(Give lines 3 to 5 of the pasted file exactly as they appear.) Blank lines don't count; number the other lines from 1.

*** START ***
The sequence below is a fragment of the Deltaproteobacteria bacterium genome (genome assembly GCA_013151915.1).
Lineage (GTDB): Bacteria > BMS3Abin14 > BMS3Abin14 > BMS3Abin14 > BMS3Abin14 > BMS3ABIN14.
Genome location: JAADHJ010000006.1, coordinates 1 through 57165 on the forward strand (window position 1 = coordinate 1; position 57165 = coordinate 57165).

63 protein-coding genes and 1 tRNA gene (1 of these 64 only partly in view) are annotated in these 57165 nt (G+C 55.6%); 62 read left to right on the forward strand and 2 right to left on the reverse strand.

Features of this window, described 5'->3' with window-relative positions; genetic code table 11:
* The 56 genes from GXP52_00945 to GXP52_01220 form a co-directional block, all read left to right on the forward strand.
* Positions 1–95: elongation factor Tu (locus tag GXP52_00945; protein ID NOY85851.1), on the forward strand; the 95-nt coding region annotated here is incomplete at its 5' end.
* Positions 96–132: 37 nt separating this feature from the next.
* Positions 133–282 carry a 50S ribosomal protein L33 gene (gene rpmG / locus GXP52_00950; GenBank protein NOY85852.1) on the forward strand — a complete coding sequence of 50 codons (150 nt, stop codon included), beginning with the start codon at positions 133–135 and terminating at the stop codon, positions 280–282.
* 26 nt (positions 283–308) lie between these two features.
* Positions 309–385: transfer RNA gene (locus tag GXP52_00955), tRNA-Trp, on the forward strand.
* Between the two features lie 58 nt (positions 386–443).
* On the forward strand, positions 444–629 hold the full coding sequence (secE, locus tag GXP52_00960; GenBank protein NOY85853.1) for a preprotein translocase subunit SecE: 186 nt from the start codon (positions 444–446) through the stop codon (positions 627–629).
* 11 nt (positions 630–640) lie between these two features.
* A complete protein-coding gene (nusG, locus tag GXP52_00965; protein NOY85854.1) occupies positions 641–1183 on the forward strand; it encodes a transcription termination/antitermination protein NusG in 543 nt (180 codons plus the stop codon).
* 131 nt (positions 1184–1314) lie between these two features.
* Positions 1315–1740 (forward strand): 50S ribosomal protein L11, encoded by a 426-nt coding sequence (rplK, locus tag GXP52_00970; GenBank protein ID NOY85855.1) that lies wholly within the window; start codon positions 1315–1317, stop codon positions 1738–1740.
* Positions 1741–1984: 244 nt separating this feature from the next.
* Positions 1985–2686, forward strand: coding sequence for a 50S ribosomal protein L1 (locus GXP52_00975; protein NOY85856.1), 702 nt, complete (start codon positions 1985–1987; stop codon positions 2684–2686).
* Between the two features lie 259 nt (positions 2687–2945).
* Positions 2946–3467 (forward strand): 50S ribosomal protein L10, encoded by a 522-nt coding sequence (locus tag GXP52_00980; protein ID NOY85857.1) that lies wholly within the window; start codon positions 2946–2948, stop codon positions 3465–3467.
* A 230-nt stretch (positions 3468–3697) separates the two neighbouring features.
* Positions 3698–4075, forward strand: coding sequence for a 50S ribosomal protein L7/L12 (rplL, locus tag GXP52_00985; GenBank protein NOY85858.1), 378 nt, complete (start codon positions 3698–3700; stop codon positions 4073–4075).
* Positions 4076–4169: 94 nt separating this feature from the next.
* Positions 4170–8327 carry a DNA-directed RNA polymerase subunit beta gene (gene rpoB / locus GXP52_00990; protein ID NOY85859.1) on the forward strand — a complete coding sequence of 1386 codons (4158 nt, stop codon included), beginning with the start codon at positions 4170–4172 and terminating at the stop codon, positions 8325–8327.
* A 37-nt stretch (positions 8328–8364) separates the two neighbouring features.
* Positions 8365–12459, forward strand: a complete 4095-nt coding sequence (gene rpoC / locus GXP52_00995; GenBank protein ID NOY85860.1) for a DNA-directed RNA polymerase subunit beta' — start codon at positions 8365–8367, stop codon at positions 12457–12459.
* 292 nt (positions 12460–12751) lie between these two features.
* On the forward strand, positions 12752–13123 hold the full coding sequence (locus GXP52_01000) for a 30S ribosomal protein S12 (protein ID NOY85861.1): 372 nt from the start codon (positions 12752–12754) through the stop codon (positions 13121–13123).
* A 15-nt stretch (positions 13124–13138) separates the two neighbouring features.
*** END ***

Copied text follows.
Genome location: JAADHJ010000006.1, coordinates 1 through 57165 on the forward strand (window position 1 = coordinate 1; position 57165 = coordinate 57165).

63 protein-coding genes and 1 tRNA gene (1 of these 64 only partly in view) are annotated in these 57165 nt (G+C 55.6%); 62 read left to right on the forward strand and 2 right to left on the reverse strand.

Features of this window, described 5'->3' with window-relative positions; genetic code table 11: